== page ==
We need to train different types of people from different backgrounds. In addition to complex and technical skills, soft skills are also essential to succeed in this field. Cybercriminals are taking advantage of specific weaknesses in human behaviors to get into networks and gain access to systems. For cybersecurity professionals to defend against cybercriminals, soft skills are needed to improve an organization’s security posture, as it requires communications, influence and leadership skills from cybersecurity pros.

The most important factor in determining an employee’s success in cybersecurity has little to do with the person’s background — it is curiosity, creative and practical problem solving, perseverance, attention to detail and the desire and ability to constantly learn new things. It’s the ability to step back when you get stuck, not give up, not do the same thing over and over again, but think of another approach that can open new doors. Instead of wishing for more time or resources, it is the ability to do with what you have to solve the problem at hand. We call this the Try Harder mindset at Offensive Security, and it’s a foundational skill upon which employees from all backgrounds can build a successful cybersecurity career.

There is no shortcut to hard work. As such, continuous learning is crucial. Stretching yourself past your comfort zone is what makes us grow. When you’re doing things you’re not as comfortable with — that is where you learn the most and grow the fastest.

One way that we’ve found to help develop this mindset is to take breaks when you’re trying to accomplish a particularly challenging task, especially when you have strict deadlines or limited hours. For example, some OffSec students learned that while they possess the required technical skills to pass the OSCP exam, they fail because they have not learned how to handle a stressful situation. When you get stuck, it’s important to take a break. It’s during those pauses that new ideas can come to your mind in a very organic way that can give you a good hint or breakthrough idea.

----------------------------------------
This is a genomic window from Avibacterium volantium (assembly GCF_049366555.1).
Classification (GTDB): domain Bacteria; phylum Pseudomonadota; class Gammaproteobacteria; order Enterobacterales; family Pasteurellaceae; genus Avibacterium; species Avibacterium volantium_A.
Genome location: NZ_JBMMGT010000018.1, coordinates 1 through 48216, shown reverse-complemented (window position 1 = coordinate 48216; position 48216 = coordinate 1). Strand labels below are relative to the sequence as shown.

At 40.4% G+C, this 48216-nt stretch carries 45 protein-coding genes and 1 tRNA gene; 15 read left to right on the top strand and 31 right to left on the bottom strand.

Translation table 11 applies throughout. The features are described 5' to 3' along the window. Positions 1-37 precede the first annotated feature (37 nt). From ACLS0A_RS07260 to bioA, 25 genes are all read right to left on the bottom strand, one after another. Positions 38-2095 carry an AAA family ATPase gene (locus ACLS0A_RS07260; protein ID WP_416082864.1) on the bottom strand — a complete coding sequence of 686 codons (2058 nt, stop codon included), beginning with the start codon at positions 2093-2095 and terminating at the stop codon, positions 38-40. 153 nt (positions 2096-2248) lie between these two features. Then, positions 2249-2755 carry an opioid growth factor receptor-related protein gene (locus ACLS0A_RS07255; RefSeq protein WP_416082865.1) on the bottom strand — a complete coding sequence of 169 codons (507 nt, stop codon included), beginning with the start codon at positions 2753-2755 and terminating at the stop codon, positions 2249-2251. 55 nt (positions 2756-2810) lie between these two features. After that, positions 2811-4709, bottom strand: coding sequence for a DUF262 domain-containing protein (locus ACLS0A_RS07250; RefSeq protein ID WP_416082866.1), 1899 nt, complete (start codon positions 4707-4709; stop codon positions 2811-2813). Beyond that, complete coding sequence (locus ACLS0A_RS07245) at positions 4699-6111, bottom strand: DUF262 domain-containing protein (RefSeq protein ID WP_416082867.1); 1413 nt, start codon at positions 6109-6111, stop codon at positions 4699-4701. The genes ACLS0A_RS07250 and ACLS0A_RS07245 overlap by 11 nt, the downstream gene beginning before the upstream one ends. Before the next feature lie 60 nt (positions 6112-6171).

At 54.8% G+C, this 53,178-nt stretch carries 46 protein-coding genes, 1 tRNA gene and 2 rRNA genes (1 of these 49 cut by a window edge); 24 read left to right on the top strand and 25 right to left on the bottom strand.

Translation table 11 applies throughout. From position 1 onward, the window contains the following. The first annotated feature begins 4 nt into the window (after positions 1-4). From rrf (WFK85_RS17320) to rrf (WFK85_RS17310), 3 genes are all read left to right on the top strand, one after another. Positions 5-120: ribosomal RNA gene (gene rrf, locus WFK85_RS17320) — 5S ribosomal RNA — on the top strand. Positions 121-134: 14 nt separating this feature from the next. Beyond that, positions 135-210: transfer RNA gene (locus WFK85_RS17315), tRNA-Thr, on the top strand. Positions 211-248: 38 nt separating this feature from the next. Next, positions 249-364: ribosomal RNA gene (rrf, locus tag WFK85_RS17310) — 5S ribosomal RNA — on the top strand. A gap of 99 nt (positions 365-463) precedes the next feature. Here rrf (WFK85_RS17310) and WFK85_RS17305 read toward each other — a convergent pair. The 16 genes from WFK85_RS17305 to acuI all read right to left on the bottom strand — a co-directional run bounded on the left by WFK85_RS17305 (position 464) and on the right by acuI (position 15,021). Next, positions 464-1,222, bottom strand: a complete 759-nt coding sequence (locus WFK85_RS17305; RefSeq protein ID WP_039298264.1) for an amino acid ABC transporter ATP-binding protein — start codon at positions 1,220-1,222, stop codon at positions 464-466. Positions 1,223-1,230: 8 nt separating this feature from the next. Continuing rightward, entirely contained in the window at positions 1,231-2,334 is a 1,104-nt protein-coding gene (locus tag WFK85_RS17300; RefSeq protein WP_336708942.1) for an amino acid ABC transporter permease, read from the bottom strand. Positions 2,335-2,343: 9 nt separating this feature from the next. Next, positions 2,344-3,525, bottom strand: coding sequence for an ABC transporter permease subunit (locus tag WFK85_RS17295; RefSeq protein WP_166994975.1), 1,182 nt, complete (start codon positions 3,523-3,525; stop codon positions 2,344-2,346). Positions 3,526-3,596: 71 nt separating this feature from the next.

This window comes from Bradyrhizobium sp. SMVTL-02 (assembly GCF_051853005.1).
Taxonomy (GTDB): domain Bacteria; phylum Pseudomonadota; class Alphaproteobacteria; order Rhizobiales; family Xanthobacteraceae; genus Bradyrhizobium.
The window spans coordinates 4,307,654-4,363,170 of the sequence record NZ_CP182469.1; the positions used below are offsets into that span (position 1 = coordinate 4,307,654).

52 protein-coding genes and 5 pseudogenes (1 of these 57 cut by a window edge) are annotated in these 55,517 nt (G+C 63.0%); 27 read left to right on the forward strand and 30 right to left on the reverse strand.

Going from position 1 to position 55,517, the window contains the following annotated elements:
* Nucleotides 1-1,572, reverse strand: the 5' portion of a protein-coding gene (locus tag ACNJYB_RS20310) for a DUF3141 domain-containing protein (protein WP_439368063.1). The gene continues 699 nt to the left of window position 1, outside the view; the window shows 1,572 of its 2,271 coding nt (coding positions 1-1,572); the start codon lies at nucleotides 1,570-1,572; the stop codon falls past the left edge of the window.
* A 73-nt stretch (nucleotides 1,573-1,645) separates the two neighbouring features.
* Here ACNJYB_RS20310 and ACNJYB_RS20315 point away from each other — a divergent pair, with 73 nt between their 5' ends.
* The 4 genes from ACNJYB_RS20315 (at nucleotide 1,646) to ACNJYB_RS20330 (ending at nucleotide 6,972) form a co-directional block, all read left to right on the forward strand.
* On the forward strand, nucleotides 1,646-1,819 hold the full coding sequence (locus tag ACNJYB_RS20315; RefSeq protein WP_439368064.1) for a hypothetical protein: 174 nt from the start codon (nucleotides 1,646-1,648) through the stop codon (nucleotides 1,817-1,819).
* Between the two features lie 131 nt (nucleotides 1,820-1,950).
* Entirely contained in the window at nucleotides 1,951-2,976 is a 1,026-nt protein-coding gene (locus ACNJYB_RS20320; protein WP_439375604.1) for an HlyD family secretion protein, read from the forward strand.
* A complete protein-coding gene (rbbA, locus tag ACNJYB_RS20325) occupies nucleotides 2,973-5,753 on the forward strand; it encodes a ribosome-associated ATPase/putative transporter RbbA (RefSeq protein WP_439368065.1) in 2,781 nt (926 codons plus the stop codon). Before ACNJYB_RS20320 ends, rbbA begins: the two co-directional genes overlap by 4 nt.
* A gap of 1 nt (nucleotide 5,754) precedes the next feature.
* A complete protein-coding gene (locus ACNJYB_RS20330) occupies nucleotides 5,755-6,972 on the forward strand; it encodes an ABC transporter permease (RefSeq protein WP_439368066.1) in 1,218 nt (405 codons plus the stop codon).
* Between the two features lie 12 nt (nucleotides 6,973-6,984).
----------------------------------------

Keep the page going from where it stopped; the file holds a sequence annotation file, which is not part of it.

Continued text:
Attention to detail really pays within this field. As you learn and do more, you will gain wisdom that will allow you to have hypotheses in the field. Trial and error will help you learn to persevere and to come up with creative solutions.

Cybersecurity risks are real and will get worse before they improve. Data breaches are a question of when not if.

Cybersecurity is a people problem. To defend our digital worlds, we need well-trained cybersecurity pros with the right mindset and skills.

Posted: November 22, 2021
Ning Wang
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As CEO of OffSec, Ning is responsible for the company culture, vision, strategy, and execution. She joins OffSec with 20+ years of experience after having held COO/CFO/CTO roles at several fast-growing companies including HackerOne and Ning has extensive experience in leadership, company building, operations, fundraising, and M&A. She is passionate about building great companies through high-performing teams, narrowing the talent gap in security, and promoting and nurturing women in tech and security. Ning has a Ph.D. in physics from UC Berkeley and has worked at McKinsey & Co.